Meet Hinat, a Nabataean woman who lived 2,000 years ago in what is now Saudi Arabia

A facial approximation of an ancient woman.
A facial approximation of Hinat, a Nabataean woman. (Image credit: Royal Commission for AlUla)

Researchers in Saudi Arabia have unveiled the facial approximation of a Nabataean woman whose remains were buried among 80 skeletons inside a 2,000-year-old tomb in Hegra, a UNESCO World Heritage site located in the ancient city of AlUla.

Archaeologists unearthed the woman's skeleton in 2015 and named her Hinat based on an inscription about the deceased carved into the tomb's façade. Further analysis of the skeleton revealed that she lived until she was 40 to 50 years old; stood about 5 feet, 3 inches (1.6 meters) tall; and was of "medium social status" based on her burial, according to National Geographic.

For the facial reconstruction, an international team of experts tapped into their combined knowledge of forensics and paleopathology (the study of disease in ancient people) and used computerized tomography (CT scans) and a 3D printer to create a silicone approximation of a woman with dark features, with her hair partially covered in a scarf.

The project marks the first time that a facial approximation has been made of a woman from the Nabataean (also spelled Nabatean) civilization, an ancient Arab people who gained prominence around the sixth century B.C. Hinat's people lived along the Incense Trade Route linking South Arabia to the Mediterranean Sea, where they practiced their elite international trading skills. However, not much has been written about Nabataeans from a historical perspective, according to a statement from the AlUla Royal Commission.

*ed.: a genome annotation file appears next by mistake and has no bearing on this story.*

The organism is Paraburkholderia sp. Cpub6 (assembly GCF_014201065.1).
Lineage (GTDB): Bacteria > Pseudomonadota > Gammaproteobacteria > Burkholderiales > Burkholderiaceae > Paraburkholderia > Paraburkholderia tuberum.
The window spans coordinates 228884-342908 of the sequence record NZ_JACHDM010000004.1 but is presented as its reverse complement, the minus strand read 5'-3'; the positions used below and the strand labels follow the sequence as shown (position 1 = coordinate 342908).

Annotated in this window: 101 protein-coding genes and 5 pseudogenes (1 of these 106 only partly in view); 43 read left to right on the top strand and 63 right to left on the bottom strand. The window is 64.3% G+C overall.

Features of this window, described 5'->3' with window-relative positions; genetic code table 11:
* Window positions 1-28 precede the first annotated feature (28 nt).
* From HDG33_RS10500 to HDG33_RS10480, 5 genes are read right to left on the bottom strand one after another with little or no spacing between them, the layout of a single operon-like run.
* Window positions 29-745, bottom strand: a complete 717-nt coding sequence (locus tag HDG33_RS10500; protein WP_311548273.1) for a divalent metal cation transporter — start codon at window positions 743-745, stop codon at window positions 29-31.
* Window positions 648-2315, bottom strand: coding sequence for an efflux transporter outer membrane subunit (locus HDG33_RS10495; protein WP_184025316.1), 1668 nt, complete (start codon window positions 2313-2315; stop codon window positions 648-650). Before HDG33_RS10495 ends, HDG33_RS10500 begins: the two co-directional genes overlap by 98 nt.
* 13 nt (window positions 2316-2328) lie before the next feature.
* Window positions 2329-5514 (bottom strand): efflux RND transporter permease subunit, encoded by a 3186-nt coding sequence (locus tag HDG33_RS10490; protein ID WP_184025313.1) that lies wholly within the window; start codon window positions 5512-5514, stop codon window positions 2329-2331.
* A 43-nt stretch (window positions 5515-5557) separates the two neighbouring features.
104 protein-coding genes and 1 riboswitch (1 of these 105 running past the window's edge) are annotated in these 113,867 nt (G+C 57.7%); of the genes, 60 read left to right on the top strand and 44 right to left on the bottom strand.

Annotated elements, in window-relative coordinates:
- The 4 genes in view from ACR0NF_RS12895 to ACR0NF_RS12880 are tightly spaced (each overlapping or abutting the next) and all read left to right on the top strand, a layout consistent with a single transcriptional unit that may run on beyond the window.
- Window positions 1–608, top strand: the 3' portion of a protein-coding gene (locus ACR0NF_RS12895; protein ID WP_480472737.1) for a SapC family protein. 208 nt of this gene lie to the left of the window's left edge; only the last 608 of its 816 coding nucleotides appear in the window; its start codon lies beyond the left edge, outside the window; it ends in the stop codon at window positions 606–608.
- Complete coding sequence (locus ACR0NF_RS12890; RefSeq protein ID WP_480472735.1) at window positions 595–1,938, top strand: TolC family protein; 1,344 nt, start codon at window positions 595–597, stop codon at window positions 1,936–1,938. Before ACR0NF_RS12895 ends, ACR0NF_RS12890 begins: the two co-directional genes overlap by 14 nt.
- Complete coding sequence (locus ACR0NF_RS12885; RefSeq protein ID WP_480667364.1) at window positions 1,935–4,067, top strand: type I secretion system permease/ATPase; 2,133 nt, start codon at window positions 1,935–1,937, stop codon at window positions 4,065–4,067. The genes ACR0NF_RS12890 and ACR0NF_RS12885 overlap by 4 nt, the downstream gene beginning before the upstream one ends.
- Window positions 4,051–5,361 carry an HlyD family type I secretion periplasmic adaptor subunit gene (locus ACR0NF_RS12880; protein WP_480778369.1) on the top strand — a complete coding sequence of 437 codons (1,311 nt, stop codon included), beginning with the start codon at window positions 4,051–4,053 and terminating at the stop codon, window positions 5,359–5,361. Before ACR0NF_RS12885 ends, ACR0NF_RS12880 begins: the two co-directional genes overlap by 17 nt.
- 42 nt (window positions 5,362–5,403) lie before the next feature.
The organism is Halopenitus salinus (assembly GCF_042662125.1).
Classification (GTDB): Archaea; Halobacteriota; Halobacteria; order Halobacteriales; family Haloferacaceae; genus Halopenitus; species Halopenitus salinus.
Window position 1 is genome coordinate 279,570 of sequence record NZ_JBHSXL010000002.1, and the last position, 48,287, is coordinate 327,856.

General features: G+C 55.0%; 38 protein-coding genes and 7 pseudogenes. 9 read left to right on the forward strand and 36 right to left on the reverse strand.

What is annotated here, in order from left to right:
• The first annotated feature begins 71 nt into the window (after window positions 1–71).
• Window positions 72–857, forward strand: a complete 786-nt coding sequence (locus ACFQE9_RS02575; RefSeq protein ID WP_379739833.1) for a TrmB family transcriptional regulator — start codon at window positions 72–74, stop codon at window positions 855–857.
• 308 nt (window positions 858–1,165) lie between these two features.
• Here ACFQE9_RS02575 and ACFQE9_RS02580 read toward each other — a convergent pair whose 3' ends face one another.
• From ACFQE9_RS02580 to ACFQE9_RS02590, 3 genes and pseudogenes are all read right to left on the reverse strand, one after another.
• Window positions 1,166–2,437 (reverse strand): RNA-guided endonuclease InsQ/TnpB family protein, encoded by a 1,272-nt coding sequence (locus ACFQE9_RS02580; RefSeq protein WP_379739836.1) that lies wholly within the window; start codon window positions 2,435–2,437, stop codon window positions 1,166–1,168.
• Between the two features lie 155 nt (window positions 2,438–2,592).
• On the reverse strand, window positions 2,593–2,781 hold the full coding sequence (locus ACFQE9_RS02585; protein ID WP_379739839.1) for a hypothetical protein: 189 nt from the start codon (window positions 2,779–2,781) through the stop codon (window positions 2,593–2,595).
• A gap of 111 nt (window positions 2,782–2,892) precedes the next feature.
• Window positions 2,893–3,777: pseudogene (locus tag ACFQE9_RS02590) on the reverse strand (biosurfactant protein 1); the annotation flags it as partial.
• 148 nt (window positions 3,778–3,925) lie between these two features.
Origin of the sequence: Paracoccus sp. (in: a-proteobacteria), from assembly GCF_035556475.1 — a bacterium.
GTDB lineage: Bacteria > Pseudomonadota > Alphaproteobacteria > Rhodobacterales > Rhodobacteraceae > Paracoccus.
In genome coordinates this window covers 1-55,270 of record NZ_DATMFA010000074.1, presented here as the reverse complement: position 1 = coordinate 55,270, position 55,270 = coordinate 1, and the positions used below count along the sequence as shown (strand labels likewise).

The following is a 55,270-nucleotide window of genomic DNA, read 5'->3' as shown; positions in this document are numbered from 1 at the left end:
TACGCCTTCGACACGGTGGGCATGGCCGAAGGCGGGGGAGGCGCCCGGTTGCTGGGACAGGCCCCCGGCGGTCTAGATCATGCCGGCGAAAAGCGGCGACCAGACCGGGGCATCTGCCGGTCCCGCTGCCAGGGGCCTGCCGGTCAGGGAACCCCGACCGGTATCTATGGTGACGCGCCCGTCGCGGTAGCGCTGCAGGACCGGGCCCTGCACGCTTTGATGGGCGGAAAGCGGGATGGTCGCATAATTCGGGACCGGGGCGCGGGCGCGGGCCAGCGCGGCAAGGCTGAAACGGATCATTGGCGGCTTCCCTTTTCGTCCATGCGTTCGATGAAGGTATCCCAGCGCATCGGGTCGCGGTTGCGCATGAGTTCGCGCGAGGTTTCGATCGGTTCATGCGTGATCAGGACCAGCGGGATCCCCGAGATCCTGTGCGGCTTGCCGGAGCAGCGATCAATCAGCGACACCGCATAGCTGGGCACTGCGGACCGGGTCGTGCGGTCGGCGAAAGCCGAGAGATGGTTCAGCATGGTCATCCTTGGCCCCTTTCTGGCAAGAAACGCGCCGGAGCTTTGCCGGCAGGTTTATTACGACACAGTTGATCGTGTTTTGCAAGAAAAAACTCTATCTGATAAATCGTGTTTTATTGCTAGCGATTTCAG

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"The Nabataeans are a bit of a mystery: We know a lot, but at the same time we know very little because they didn't leave any literary texts or records," archaeologist Laila Nehmé, who served as the project's director, told National Geographic. "Excavating this tomb was a wonderful opportunity to learn more about their idea of the afterlife."

Because of the lack of written or genetic records, researchers took some liberties in recreating Hinat's likeness. They used archaeological data to better understand how women from that civilization may have dressed; scraps of fabric found in her burial, for instance, served as inspiration for her clothing, according to the statement.

However, some outside experts have questioned the accuracy of the reconstruction.

"There is still some non-scientific interpretation in face reconstruction," Laurence Hapiot, an archaeologist at the King Abdullah University of Science and Technology in Saudi Arabia, tweeted, according to CNN.

Hinat's facial approximation is currently on display at the Hegra Welcome Center in AlUla.

Jennifer Nalewicki
Live Science Staff Writer

Jennifer Nalewicki is a Salt Lake City-based journalist whose work has been featured in The New York Times, Smithsonian Magazine, Scientific American, Popular Mechanics and more. She covers several science topics from planet Earth to paleontology and archaeology to health and culture. Prior to freelancing, Jennifer held an Editor role at Time Inc. Jennifer has a bachelor's degree in Journalism from The University of Texas at Austin.